The tools are examples of online measuring instruments to support schools in the educational use of ICT. They can be framed in a model that reflects a school-improvement perspective. In brief, school improvement is a practice- and policy-oriented approach to strengthen schools’ capacities for managing change (Creemers, 2002). Reynolds, Teddlie, Hopkins and Stringfield (2000) argue that a school-improvement approach to educational change embodies the long-term goal of establishing a self-renewing school. They stress the central role of the school level in mediating change and focus on the problems and internal conditions of the schools (Brummelhuis, 1995; Wikeley, Stoll, & Lodge, 2002). ICT integration can be seen as a specific case in the wider field of school improvement and educational change (Tearle, 2004; Watson, 2006). A clear example is the development of a shared vision concerning how ICT is to be used for teaching and learning (Hughes & Zachariah, 2001; Otto & Albion, 2002). In this view, the use of ICT in schools is not an individual event but is, when used effectively, launched by the whole team. The tools described in this chapter can be used individually by a teacher but will be less effective than the use of the team version.

Key Terms in this Chapter

ICT Coordinator: This person is responsible for the hardware and software, internet connections, etc. The coordinator also supports ICT policy planning in schools, including the establishment of an ICT steering group, division of tasks and collaboration with stakeholders.

ICT Integration: In the context of this chapter, “ICT integration” and “adoption of computer use” in education will be used as interchangeable concepts.

ICT: The term “Information Technology” came about in the 1970s to describe technology that gives the user direct access to a wide range of diverse information types. IT has being superseded by the term “Information and Communication Technology” to explicitly include the field of electronic communication.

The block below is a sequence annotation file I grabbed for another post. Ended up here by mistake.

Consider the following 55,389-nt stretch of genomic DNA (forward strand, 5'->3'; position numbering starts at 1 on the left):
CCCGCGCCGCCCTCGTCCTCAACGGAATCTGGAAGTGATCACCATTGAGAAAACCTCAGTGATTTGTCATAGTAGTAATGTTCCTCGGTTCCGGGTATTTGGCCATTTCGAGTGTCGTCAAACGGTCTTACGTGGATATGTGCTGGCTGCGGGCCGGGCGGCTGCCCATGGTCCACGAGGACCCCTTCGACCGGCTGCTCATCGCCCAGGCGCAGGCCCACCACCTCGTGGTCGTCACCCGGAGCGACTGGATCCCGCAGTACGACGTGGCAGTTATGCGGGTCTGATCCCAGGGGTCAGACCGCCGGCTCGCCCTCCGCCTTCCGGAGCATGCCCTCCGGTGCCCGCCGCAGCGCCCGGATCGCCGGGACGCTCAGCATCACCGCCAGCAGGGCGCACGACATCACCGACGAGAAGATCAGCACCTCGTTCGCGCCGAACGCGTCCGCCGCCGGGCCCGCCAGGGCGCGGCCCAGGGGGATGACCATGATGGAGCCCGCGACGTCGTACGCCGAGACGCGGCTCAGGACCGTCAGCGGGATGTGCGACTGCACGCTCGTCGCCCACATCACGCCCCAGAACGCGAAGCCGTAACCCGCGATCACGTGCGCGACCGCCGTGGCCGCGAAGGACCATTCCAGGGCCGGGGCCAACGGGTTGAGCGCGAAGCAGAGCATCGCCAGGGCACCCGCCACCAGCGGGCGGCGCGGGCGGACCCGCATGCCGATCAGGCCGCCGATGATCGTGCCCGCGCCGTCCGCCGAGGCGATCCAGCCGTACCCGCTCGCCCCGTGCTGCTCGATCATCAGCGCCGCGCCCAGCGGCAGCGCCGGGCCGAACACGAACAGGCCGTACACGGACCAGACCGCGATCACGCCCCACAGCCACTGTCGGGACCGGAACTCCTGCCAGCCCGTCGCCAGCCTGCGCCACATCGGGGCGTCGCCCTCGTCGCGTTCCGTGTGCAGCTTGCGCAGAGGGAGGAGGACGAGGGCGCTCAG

ICT Policy Plan: In an ICT policy plan, a school describes its expectations, goals, content, and actions concerning the integration of ICT in education.

ICT Attainment Targets: The ICT attainment targets mentioned in this chapter are cross-curricular and do not focus on the achievement of technical skills, but emphasize the integrated use of technology within the learning and teaching process.

Online Tools: This chapter focuses specifically on the use of electronic tools as supporting tools for ICT-integration. They are able to accelerate the total innovation process while at the same time contributing extra content matter.

Teaching Beliefs: Teachers’ educational beliefs are understandings, premises or propositions about education. There is a growing consensus that the adoption of educational innovations can only be explained when educational beliefs of teachers are taken into account.